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What’s the difference between backlog grooming and sprint planning? 

Backlog grooming (aka backlog refinement) is an ongoing process that happens regularly throughout the Agile development cycle, including before sprint planning. The aim is to keep your product backlog prioritized, organized, and detailed so the development team can assess the effort involved in each feature, bug fix, etc., and vote on what to work on next. 

Sprint planning is a one-off, time-boxed event where the team selects items from the product backlog to tackle in an upcoming sprint and defines how they’ll do the work.  

As we’ll see below, the backlog grooming meeting only involves certain team members, but sprint planning involves the whole Scrum team. 

Why is product backlog refinement important? 

Backlog grooming is important because it ensures user stories are organized, detailed, and actionable, which makes for smoother sprint planning. When the dev team has all the relevant information, they can evaluate the effort involved in producing each item and, therefore, what they can realistically deliver in the sprint.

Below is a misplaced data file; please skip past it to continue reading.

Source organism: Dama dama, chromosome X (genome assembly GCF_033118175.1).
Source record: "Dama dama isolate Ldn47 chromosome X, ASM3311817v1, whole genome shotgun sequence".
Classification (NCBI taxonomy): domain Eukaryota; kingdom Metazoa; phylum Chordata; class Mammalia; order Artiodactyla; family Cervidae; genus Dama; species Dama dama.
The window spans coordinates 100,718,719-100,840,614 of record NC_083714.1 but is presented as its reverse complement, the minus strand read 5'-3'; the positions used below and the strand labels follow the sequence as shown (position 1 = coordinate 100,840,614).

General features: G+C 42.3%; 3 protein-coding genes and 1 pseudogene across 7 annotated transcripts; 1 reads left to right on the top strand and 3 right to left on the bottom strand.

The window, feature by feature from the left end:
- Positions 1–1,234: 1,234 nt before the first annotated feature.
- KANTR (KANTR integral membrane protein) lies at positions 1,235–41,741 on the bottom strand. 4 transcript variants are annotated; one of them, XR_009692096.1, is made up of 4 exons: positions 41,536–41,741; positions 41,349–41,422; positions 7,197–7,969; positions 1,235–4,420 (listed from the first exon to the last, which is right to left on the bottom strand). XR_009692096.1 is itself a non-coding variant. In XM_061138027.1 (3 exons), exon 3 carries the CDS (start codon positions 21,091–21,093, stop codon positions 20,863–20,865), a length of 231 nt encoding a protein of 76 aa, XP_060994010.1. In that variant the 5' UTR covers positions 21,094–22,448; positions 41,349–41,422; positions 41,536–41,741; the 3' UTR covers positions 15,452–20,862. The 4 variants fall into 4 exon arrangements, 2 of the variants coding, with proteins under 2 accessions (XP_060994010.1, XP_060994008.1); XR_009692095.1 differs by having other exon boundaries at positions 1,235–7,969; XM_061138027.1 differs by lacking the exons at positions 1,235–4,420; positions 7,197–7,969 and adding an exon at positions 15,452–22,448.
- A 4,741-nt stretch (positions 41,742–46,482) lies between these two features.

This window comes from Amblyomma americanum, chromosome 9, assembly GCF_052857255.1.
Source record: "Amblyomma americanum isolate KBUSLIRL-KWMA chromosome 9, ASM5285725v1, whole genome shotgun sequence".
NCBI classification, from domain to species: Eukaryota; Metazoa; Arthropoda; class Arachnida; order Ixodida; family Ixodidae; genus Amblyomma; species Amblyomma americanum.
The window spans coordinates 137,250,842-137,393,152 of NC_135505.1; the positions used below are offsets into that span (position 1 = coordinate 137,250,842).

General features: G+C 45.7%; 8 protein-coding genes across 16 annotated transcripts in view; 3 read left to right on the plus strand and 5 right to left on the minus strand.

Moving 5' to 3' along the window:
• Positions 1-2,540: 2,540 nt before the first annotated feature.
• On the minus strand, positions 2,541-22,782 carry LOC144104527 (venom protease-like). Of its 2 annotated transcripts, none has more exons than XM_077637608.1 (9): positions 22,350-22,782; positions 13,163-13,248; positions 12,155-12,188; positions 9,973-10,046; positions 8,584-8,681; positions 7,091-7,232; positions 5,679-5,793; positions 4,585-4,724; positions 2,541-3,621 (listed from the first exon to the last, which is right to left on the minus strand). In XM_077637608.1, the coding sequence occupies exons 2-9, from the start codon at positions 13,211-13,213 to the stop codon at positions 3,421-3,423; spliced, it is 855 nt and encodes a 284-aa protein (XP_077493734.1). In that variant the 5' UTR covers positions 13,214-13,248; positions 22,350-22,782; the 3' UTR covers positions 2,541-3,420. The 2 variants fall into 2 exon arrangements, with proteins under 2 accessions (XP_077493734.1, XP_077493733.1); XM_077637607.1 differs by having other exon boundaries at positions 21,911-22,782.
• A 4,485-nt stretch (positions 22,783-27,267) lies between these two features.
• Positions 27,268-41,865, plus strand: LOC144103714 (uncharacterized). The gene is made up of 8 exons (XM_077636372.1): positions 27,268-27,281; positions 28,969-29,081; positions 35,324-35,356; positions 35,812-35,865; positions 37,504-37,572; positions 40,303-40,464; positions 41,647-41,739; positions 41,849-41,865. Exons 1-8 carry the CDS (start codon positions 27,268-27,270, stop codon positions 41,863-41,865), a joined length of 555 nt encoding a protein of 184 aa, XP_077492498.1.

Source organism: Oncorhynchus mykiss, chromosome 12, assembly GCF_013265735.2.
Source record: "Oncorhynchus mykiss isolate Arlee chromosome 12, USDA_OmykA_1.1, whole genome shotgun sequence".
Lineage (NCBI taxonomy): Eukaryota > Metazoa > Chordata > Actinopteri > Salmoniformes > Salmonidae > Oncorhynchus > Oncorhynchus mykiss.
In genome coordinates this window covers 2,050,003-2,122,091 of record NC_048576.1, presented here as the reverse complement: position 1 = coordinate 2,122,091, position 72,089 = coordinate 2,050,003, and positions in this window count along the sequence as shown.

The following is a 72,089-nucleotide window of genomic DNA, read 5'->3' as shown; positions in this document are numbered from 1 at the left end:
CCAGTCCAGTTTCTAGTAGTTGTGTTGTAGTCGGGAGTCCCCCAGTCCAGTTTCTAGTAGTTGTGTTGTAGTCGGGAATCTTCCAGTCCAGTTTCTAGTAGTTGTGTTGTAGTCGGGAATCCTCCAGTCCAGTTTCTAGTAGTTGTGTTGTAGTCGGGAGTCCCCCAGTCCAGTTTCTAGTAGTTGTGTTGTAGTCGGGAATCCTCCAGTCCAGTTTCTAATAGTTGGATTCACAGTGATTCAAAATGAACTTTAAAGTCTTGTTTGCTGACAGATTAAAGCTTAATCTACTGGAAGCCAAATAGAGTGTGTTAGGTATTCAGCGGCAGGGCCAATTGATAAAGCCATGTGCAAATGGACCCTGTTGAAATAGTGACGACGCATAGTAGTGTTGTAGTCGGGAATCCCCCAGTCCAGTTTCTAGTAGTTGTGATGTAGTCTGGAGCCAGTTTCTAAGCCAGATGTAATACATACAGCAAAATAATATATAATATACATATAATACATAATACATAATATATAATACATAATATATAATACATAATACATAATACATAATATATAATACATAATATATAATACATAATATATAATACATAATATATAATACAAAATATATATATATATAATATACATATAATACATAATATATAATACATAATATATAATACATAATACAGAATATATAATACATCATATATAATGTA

Backlog items are also prioritized based on stakeholder input, which helps define and align the team's work with customer needs and strategic company objectives. For example, if converting free trials to paid users is a key objective, you can prioritize features that help new users realize value early on. 

If your backlog is organized and detailed, it’s also easier to go in and select different items to work on if markets or customer needs change, so you stay agile and adaptable. 

How to prepare for a backlog grooming session 

Next, we’ll dive into the stages of backlog grooming, from before the session to post-session follow up.